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Beyond the Realm of Asura in ‘The Twin Stars’ (Futago no Hoshi) and ‘Wild Pear’ (Yamanashi)

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This chapter explores the ontological questions raised in ‘Futago no Hoshi’ (The Twin Stars) and ‘Yamanashi’ (Wild Pear) and demonstrates interpenetrative existence as reliant on the acceptance the light and dark aspects of all life. Makoto and asura refl ect two contradictory aspects of life, the idyllic and the brutal.1 Any redemptive innocence (or, in Niwano’s terms, buddha-nature) is not one-dimensional, but involves a phenomenal or noumenal acknowledgement

of the coincidence of such opposites. In other words, redemption takes cognisance of both positive and negative (or makoto and asura) aspects of any one thing. Only by integrating life’s more frightening, shadowy features can the true beauty of the world be understood.2 Just as there is no light without darkness and shadow, there is no makoto ‘truth’ without asurademons.’ Good without evil is impossible. And just as one cannot, for instance, see light

without shade, one cannot exist without the other because one has little meaning without the other. As Thomas Moore has pointed out, “… virtue is never genuine when it sets itself apart from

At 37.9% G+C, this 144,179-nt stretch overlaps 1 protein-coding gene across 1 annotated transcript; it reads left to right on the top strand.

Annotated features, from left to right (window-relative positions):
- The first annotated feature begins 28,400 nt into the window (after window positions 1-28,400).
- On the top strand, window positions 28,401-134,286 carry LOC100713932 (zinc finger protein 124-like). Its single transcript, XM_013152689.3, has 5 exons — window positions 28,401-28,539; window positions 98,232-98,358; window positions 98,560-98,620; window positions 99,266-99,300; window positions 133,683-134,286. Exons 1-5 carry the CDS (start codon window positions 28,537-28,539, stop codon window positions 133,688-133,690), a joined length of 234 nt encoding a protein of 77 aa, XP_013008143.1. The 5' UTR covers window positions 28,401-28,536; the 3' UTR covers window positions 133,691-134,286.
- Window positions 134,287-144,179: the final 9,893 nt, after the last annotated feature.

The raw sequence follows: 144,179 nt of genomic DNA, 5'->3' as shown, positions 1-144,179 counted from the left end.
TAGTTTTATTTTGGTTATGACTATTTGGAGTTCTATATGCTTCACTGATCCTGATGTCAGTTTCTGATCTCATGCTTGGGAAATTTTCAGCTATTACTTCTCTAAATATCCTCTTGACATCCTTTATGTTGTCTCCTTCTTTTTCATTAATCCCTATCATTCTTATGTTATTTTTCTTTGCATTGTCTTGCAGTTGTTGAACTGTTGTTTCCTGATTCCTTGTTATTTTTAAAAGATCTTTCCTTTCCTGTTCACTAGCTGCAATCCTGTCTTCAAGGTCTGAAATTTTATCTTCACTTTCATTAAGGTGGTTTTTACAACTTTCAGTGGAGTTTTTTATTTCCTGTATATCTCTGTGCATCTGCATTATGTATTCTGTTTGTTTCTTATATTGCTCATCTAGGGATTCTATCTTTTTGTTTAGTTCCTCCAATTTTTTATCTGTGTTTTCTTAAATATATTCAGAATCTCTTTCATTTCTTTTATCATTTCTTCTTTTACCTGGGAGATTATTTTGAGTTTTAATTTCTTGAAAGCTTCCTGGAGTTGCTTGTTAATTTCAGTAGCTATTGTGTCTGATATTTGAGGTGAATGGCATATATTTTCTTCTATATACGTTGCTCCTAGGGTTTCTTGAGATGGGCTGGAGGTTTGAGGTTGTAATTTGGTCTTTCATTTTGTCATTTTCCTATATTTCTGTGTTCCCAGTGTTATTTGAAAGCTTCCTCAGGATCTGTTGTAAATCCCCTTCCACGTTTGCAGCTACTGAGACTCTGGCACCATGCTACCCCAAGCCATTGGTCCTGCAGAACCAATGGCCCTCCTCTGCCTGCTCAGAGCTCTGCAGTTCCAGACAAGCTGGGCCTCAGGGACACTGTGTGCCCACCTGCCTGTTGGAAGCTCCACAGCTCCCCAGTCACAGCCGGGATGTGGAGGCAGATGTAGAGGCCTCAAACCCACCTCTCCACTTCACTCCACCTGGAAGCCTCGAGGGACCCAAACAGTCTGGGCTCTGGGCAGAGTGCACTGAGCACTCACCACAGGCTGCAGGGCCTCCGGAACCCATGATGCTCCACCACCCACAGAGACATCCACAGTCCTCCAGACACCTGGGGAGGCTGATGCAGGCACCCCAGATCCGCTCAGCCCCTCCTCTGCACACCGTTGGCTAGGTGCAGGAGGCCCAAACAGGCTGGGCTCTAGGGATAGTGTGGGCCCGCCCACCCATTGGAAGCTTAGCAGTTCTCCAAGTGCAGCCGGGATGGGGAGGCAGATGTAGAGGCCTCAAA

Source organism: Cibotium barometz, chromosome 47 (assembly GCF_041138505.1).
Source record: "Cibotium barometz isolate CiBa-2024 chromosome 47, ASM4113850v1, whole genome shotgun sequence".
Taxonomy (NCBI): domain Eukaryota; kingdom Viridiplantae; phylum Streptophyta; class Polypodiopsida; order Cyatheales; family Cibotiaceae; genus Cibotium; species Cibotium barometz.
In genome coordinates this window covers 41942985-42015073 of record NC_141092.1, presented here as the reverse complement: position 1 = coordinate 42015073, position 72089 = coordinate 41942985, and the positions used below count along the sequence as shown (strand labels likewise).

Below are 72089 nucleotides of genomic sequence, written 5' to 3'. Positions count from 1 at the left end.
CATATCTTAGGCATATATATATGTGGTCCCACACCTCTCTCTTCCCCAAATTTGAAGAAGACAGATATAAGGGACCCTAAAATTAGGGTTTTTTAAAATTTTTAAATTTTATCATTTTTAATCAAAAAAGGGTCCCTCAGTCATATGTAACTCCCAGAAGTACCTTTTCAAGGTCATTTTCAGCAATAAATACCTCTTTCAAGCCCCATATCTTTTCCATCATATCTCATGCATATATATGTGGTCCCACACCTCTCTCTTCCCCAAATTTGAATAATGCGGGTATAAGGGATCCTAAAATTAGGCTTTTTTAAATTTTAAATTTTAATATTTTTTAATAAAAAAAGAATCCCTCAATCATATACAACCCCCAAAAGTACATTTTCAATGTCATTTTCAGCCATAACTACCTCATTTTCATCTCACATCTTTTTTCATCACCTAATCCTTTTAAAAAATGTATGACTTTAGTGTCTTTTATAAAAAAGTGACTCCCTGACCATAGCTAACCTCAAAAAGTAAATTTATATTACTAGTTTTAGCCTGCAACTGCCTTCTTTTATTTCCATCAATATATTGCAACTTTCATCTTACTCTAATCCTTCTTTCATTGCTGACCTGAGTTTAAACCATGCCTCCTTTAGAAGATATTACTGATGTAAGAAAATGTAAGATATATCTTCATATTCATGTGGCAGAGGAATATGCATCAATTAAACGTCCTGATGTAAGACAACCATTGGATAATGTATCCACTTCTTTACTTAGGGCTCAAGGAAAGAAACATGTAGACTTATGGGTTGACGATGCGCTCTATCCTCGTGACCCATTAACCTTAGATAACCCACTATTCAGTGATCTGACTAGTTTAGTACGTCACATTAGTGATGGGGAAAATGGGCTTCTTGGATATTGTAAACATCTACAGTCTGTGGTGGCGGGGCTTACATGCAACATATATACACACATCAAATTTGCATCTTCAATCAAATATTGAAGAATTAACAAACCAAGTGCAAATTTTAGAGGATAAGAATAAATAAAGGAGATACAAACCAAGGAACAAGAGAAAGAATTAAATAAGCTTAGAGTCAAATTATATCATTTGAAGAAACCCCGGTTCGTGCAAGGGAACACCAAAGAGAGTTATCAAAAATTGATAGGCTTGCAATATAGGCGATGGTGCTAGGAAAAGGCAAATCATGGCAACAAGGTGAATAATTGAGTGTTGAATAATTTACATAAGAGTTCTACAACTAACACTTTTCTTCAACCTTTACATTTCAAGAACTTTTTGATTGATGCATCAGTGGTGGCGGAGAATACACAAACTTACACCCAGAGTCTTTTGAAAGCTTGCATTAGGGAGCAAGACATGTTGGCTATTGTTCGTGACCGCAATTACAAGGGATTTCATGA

evil. We only sustain violence in our world if we fail to admit its place in our own hearts and identify only with unaff ecting innocence.”3 The shadowy aspects of life need to be acknowledged and accepted in order to achieve a true or non-superfi cial acceptance of all life. This acknowledgement of the other, darker side of life (and the mind) demonstrates the (bodhisattva) path to redemption and is crucial to any understanding of a truly interpenetrative

cosmos. ‘Futago no Hoshi,’ henceforth ‘Futago’, was one of Kenji’s fi rst dōwa (children’s tales), written and read to his family in about 1918, although he later modifi ed it.4 ‘Yamanashi’ was the fi rst that Kenji wrote after the death of his sister Toshiko in 1923. It was published in the Iwate Daily in the

same year on 8th April, Buddha’s birthday. This story represents Kenji’s attempt concerns with the cycle of life and death as part of nature. It is less didactic and more complex than ‘Futago’ although, as will be seen, both tales are mutilayered. ‘Yamanashi’ is still being widely read and taught in schools and universities today and is taught from about sixth grade of primary school.5 Although these stories take two diff erent approaches to integrating the asura/makoto struggle, miyazawa kenji and his illustrators